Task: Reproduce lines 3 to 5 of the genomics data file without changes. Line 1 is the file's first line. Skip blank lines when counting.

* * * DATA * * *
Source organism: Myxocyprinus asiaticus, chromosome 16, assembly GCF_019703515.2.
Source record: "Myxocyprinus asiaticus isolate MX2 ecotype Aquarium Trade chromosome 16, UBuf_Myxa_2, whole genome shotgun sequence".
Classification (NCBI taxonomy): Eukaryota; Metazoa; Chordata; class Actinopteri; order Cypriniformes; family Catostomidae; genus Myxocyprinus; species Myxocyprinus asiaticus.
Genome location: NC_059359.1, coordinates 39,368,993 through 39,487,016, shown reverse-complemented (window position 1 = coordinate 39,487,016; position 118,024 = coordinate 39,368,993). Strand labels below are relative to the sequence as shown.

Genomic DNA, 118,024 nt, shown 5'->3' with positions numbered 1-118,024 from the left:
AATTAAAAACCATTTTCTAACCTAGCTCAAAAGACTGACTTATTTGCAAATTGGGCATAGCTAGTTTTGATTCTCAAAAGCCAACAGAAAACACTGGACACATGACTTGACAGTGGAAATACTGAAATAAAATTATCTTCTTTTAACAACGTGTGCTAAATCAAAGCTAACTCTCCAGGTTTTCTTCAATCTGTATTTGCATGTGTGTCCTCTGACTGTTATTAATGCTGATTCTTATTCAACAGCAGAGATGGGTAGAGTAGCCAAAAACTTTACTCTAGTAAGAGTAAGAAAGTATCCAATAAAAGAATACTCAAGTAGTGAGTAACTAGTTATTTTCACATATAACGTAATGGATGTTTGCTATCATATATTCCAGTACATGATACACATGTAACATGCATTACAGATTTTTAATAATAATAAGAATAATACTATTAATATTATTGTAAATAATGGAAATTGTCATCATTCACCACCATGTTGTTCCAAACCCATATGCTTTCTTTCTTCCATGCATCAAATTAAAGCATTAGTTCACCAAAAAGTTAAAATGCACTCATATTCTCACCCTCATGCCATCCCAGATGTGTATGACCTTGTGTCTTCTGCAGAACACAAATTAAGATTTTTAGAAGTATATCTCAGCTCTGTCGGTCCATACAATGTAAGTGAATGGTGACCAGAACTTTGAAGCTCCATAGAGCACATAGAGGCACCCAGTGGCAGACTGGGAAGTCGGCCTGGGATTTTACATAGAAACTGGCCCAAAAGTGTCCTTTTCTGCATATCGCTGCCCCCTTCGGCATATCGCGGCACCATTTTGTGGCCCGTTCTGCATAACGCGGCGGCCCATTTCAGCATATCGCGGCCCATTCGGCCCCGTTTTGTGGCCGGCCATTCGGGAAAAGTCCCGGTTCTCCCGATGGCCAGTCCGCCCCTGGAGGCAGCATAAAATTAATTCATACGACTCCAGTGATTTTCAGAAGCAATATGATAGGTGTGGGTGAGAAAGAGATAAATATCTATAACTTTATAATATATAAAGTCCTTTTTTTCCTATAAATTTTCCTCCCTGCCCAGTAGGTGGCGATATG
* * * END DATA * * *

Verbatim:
Classification (NCBI taxonomy): Eukaryota; Metazoa; Chordata; class Actinopteri; order Cypriniformes; family Catostomidae; genus Myxocyprinus; species Myxocyprinus asiaticus.
Genome location: NC_059359.1, coordinates 39,368,993 through 39,487,016, shown reverse-complemented (window position 1 = coordinate 39,487,016; position 118,024 = coordinate 39,368,993). Strand labels below are relative to the sequence as shown.

Genomic DNA, 118,024 nt, shown 5'->3' with positions numbered 1-118,024 from the left: